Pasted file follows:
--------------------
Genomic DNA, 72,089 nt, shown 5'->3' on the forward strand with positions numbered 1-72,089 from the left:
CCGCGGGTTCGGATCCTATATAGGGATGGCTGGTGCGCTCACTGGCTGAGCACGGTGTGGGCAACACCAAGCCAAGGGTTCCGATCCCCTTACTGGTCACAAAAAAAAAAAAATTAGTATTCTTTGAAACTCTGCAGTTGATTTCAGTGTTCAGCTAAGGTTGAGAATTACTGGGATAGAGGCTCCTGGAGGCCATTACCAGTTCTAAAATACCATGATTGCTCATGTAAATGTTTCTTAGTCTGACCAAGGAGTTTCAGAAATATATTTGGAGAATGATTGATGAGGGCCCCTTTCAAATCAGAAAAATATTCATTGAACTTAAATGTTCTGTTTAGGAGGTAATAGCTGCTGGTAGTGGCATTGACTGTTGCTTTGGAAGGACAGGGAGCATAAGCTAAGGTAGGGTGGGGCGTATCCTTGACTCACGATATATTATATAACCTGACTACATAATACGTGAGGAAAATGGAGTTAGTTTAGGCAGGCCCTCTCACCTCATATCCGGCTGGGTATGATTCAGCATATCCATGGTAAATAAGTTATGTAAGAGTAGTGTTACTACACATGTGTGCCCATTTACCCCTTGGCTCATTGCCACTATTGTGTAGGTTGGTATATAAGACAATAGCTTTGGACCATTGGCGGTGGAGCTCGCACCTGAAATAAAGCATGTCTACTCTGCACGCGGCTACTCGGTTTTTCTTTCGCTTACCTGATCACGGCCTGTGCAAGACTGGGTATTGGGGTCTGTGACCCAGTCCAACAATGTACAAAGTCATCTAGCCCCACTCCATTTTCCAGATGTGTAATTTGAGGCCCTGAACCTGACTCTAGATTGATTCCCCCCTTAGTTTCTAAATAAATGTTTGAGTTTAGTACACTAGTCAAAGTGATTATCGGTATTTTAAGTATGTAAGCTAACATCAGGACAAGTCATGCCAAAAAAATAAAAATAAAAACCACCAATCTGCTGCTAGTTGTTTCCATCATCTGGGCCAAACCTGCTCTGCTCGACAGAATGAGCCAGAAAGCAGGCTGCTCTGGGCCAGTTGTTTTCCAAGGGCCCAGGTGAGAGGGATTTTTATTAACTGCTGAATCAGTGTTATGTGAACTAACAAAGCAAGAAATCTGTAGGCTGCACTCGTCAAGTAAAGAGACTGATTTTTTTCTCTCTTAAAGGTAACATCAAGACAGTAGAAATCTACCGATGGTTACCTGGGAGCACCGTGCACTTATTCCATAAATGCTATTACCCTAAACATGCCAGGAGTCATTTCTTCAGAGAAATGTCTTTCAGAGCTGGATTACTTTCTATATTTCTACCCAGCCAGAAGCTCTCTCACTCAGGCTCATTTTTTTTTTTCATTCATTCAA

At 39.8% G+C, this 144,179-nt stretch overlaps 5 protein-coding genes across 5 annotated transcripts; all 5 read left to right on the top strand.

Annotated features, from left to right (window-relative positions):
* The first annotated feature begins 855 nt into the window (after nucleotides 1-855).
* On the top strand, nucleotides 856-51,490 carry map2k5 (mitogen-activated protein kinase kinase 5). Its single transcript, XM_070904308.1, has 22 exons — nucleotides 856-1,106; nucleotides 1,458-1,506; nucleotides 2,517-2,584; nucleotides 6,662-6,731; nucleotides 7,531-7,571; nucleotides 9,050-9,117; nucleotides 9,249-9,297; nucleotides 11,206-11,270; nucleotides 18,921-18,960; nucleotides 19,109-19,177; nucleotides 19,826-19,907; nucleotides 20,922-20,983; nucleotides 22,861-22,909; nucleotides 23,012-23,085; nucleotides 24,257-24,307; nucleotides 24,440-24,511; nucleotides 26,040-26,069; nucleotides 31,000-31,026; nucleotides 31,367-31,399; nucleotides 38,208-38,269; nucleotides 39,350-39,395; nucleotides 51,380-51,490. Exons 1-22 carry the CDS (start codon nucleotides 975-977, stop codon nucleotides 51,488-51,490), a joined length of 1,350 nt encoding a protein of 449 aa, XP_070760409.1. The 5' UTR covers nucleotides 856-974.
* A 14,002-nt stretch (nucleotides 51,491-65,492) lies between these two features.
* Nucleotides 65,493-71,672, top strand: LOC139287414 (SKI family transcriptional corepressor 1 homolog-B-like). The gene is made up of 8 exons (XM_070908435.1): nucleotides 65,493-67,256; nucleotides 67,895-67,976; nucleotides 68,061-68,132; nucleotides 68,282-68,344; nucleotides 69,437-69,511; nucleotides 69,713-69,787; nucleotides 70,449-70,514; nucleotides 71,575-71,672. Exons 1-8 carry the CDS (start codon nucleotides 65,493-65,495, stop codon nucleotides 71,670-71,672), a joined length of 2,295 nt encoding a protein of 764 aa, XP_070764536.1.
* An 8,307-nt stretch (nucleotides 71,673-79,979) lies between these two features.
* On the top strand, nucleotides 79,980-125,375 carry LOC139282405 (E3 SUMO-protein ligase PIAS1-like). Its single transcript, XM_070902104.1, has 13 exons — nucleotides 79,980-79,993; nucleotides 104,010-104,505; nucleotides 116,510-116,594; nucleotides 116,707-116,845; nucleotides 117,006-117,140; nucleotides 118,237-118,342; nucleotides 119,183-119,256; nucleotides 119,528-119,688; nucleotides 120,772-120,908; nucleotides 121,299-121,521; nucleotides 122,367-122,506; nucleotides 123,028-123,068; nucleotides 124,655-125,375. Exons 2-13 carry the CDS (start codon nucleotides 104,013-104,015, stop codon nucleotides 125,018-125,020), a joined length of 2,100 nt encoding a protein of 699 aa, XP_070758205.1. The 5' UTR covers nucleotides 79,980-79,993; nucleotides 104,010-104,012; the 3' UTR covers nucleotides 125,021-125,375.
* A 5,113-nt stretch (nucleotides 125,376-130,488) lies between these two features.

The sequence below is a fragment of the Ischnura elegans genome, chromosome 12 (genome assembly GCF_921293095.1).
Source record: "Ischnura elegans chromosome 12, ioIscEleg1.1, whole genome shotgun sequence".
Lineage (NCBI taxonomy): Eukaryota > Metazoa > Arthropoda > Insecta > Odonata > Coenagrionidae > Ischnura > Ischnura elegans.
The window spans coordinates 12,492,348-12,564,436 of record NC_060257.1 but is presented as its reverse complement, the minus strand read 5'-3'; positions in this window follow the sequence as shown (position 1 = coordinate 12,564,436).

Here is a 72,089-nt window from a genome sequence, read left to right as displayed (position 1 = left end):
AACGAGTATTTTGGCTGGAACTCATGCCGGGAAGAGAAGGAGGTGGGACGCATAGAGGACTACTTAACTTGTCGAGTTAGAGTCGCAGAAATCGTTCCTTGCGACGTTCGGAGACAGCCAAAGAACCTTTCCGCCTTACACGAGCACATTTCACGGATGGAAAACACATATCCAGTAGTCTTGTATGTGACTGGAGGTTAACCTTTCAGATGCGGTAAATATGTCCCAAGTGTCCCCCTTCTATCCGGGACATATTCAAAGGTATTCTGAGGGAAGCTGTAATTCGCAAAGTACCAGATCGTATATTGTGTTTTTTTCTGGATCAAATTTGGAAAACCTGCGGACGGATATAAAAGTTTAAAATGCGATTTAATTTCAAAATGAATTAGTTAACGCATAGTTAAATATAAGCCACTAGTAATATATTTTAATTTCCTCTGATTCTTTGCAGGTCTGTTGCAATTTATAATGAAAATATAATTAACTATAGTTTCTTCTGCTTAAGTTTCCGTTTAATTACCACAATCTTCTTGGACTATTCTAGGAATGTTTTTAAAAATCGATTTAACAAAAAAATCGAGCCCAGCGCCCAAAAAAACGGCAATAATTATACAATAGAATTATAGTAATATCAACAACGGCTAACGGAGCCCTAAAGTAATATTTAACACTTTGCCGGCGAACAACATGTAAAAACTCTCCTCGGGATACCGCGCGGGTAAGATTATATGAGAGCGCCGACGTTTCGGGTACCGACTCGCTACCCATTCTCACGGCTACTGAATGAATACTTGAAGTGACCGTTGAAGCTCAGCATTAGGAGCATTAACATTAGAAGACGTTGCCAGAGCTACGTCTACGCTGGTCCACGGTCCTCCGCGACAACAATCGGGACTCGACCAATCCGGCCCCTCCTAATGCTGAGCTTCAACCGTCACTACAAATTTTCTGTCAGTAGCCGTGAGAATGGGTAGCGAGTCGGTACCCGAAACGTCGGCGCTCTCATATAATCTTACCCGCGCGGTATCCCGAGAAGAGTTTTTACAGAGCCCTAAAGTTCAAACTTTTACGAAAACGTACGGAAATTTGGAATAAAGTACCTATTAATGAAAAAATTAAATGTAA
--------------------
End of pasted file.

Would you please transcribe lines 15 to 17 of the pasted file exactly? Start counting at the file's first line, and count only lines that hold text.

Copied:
The window spans coordinates 12,492,348-12,564,436 of record NC_060257.1 but is presented as its reverse complement, the minus strand read 5'-3'; positions in this window follow the sequence as shown (position 1 = coordinate 12,564,436).

Here is a 72,089-nt window from a genome sequence, read left to right as displayed (position 1 = left end):
AACGAGTATTTTGGCTGGAACTCATGCCGGGAAGAGAAGGAGGTGGGACGCATAGAGGACTACTTAACTTGTCGAGTTAGAGTCGCAGAAATCGTTCCTTGCGACGTTCGGAGACAGCCAAAGAACCTTTCCGCCTTACACGAGCACATTTCACGGATGGAAAACACATATCCAGTAGTCTTGTATGTGACTGGAGGTTAACCTTTCAGATGCGGTAAATATGTCCCAAGTGTCCCCCTTCTATCCGGGACATATTCAAAGGTATTCTGAGGGAAGCTGTAATTCGCAAAGTACCAGATCGTATATTGTGTTTTTTTCTGGATCAAATTTGGAAAACCTGCGGACGGATATAAAAGTTTAAAATGCGATTTAATTTCAAAATGAATTAGTTAACGCATAGTTAAATATAAGCCACTAGTAATATATTTTAATTTCCTCTGATTCTTTGCAGGTCTGTTGCAATTTATAATGAAAATATAATTAACTATAGTTTCTTCTGCTTAAGTTTCCGTTTAATTACCACAATCTTCTTGGACTATTCTAGGAATGTTTTTAAAAATCGATTTAACAAAAAAATCGAGCCCAGCGCCCAAAAAAACGGCAATAATTATACAATAGAATTATAGTAATATCAACAACGGCTAACGGAGCCCTAAAGTAATATTTAACACTTTGCCGGCGAACAACATGTAAAAACTCTCCTCGGGATACCGCGCGGGTAAGATTATATGAGAGCGCCGACGTTTCGGGTACCGACTCGCTACCCATTCTCACGGCTACTGAATGAATACTTGAAGTGACCGTTGAAGCTCAGCATTAGGAGCATTAACATTAGAAGACGTTGCCAGAGCTACGTCTACGCTGGTCCACGGTCCTCCGCGACAACAATCGGGACTCGACCAATCCGGCCCCTCCTAATGCTGAGCTTCAACCGTCACTACAAATTTTCTGTCAGTAGCCGTGAGAATGGGTAGCGAGTCGGTACCCGAAACGTCGGCGCTCTCATATAATCTTACCCGCGCGGTATCCCGAGAAGAGTTTTTACAGAGCCCTAAAGTTCAAACTTTTACGAAAACGTACGGAAATTTGGAATAAAGTACCTATTAATGAAAAAATTAAATGTAA